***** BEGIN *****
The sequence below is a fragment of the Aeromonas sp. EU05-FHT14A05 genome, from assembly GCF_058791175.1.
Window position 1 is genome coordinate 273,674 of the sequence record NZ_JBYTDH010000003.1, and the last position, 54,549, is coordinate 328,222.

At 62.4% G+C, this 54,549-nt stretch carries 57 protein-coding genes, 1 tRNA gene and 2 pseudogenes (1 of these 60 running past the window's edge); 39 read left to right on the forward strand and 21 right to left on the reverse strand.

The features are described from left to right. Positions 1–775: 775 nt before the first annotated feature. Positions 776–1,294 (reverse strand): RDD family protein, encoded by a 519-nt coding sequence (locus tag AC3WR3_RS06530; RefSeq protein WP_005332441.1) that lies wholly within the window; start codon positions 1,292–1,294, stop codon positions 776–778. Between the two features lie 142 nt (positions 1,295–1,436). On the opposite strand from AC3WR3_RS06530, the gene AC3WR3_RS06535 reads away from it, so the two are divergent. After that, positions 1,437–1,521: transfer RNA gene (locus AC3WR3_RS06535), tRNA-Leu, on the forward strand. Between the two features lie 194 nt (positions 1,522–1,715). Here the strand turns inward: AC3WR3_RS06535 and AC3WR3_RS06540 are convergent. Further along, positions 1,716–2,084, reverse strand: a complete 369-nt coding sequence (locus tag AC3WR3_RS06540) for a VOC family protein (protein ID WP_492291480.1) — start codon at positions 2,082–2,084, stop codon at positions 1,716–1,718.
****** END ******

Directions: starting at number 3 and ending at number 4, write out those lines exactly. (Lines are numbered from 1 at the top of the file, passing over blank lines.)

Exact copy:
At 62.4% G+C, this 54,549-nt stretch carries 57 protein-coding genes, 1 tRNA gene and 2 pseudogenes (1 of these 60 running past the window's edge); 39 read left to right on the forward strand and 21 right to left on the reverse strand.

The features are described from left to right. Positions 1–775: 775 nt before the first annotated feature. Positions 776–1,294 (reverse strand): RDD family protein, encoded by a 519-nt coding sequence (locus tag AC3WR3_RS06530; RefSeq protein WP_005332441.1) that lies wholly within the window; start codon positions 1,292–1,294, stop codon positions 776–778. Between the two features lie 142 nt (positions 1,295–1,436). On the opposite strand from AC3WR3_RS06530, the gene AC3WR3_RS06535 reads away from it, so the two are divergent. After that, positions 1,437–1,521: transfer RNA gene (locus AC3WR3_RS06535), tRNA-Leu, on the forward strand. Between the two features lie 194 nt (positions 1,522–1,715). Here the strand turns inward: AC3WR3_RS06535 and AC3WR3_RS06540 are convergent. Further along, positions 1,716–2,084, reverse strand: a complete 369-nt coding sequence (locus tag AC3WR3_RS06540) for a VOC family protein (protein ID WP_492291480.1) — start codon at positions 2,082–2,084, stop codon at positions 1,716–1,718.